MEPS 523:233-241 (2015)  -  DOI:

Visual and behavioral evidence indicates active hunting by sperm whales

Kagari Aoki1,6,*, Masao Amano2, Tsunemi Kubodera3, Kyoichi Mori4, Ryosuke Okamoto5, Katsufumi Sato1

1Atmosphere and Ocean Research Institute, The University of Tokyo, 5-1-5 Kashiwanoha, Kashiwa, Chiba 277-8564, Japan
2Graduate School of Fisheries Science and Environmental Studies, Nagasaki University, 1-14 Bunkyo, Nagasaki 852-8521, Japan
3Collection Center, National Museum of Nature and Science, 4-1-1 Amakubo, Tsukuba, Ibaraki 305-0005, Japan
4Department of Animal Sciences, Teikyo University of Science, 2525 Yatsusawa, Uenohara, Yamanashi 409-0193, Japan
5Ogasawara Whale Watching Association, Higashimachi, Chichijima, Ogasawara, Tokyo 100-2101, Japan
6Present address: School of Biology, University of St Andrews, Bute Building, St Andrews, Fife KY16 9TS, UK
*Corresponding author:

ABSTRACT: It is hypothesized that sperm whales employ active pursuit strategies for hunting prey, mainly deep-sea squid at great depths, but no visual evidence has been obtained to confirm this. We recorded the hunting behavior of sperm whales using animal-borne cameras and accelerometers simultaneously deployed on 17 whales, and obtained 42.8 h of diving data, including 17715 images. A statistical comparison indicated no clear effect of light (with or without flashing white lights from cameras) on diving behavior of tagged whales. Although 98.5% of the still images were of empty water and uninformative, 5 classes of images with visible material were identified: (1) suspended material, possibly squid ink (n = 17), (2) unidentified particles (n = 4), (3) possible animal body parts (n = 2), (4) other sperm whales (n = 221), and (5) the seafloor (n = 8). All image classes were recorded at deeper depths (mean ± SD = 785 ± 140 m), except Class 4 images, which were recorded only at depths <339 m, suggesting that tagged whales swam alone while foraging at great depths. Simultaneous use of speed and image sensors revealed that Class 1 images were associated with bursts of speed up to approximately twice (3.3 ± 1.0 m s-1, max. 6 m s-1) the mean swim speed (1.8 ± 0.4 m s-1). These images, likely derived during chasing prey, support the hypothesis that sperm whales actively hunt to capture prey.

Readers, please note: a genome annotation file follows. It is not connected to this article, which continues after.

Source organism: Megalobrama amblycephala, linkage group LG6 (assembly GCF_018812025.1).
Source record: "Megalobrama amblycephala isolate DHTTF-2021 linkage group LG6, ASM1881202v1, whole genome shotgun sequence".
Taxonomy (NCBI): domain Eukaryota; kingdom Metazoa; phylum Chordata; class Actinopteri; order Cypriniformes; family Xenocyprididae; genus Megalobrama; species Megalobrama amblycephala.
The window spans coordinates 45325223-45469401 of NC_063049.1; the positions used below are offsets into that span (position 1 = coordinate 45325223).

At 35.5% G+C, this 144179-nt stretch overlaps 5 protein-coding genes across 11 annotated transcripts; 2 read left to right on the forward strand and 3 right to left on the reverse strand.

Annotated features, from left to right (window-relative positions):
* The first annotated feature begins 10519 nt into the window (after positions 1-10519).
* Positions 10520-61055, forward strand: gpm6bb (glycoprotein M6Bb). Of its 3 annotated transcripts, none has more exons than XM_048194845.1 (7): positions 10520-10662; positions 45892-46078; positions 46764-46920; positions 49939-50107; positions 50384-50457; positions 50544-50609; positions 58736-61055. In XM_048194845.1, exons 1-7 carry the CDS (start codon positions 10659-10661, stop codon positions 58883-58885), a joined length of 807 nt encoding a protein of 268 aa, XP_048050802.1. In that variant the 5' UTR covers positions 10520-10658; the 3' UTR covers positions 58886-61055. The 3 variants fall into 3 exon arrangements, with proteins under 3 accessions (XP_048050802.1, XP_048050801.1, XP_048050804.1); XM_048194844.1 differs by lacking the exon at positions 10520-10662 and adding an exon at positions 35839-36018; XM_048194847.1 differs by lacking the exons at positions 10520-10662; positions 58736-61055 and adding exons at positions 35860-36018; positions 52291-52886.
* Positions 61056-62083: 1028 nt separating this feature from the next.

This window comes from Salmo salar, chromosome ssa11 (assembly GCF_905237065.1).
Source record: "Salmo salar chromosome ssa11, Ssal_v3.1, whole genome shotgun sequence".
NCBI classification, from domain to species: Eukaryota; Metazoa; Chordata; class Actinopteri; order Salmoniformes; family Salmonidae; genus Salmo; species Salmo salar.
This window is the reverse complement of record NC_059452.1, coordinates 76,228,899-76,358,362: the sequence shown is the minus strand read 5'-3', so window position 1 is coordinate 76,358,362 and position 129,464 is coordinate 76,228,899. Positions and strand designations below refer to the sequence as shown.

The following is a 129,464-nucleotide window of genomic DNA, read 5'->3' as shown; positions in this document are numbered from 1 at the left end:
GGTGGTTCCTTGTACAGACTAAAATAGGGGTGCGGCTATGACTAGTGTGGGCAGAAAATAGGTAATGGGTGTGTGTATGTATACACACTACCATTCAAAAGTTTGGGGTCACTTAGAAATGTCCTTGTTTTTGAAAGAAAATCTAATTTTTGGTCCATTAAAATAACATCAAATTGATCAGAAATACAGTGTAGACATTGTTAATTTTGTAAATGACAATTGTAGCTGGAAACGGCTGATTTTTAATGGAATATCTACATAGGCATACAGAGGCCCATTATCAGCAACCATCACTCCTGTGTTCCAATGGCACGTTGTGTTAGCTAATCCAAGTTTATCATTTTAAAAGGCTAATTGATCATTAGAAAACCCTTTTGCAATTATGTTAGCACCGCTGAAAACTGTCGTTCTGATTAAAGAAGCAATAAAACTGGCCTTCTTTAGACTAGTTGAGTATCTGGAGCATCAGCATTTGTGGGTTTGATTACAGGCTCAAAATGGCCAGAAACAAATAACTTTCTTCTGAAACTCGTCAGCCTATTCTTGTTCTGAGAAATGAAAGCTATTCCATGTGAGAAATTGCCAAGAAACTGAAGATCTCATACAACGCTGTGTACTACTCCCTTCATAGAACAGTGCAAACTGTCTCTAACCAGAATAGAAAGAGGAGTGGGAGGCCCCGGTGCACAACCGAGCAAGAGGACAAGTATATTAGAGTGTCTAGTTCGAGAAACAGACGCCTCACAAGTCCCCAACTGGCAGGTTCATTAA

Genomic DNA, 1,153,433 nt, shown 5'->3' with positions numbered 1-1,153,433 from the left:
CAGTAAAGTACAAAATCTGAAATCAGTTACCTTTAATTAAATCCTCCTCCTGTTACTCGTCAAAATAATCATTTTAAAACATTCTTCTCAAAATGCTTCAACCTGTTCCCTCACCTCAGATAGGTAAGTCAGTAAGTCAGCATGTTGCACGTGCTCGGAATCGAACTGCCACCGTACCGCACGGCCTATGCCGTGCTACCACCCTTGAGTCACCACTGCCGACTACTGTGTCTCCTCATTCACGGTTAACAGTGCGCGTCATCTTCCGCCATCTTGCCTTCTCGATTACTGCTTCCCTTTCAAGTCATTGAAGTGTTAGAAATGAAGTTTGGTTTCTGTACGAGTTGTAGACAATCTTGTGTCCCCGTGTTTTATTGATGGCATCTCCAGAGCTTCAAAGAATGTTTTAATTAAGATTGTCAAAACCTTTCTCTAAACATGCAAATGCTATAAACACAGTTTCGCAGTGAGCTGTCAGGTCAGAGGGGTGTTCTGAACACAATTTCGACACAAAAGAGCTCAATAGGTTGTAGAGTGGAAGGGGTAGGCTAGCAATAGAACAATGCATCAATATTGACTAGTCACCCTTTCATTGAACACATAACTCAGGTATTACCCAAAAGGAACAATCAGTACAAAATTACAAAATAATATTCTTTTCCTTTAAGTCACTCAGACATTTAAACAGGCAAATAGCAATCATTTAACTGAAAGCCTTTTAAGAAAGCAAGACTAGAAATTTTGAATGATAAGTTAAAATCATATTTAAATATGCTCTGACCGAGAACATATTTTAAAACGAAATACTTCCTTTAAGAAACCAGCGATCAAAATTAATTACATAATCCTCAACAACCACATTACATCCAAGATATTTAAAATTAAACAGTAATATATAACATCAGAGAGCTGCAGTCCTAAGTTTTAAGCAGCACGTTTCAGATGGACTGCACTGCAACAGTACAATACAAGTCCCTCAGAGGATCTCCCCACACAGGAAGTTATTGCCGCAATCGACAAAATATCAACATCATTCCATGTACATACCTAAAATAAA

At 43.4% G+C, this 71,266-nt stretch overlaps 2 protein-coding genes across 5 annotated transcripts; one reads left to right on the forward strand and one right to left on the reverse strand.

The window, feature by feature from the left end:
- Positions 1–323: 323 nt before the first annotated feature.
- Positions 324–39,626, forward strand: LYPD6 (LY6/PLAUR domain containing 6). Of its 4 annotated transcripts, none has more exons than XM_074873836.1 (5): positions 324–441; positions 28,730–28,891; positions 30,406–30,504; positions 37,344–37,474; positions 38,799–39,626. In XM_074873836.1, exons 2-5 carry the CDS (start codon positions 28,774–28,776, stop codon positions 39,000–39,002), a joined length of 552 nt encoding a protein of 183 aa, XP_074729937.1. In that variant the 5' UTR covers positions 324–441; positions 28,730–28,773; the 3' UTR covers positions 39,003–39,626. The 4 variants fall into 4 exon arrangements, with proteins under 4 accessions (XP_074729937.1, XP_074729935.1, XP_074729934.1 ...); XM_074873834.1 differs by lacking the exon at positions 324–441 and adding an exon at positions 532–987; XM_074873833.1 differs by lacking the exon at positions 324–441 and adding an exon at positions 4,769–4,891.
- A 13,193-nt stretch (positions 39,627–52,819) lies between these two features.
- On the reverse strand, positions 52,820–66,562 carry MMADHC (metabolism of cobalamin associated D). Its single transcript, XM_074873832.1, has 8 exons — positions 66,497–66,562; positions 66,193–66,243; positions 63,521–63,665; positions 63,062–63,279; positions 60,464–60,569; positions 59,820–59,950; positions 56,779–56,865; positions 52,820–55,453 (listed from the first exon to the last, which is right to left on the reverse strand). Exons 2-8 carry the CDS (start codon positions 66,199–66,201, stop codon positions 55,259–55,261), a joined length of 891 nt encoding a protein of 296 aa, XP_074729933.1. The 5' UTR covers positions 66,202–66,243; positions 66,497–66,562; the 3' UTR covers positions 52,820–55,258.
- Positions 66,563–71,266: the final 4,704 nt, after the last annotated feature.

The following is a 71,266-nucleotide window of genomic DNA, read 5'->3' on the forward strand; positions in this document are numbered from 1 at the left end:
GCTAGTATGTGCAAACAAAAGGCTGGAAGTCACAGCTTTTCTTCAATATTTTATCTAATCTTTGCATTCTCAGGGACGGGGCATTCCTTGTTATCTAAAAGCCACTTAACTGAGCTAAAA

KEY WORDS: Animal-borne camera · Cetacean · Data logger · Diving behavior · Hunting · Swim speed · Physeter macrocephalus

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Cite this article as: Aoki K, Amano M, Kubodera T, Mori K, Okamoto R, Sato K (2015) Visual and behavioral evidence indicates active hunting by sperm whales. Mar Ecol Prog Ser 523:233-241.

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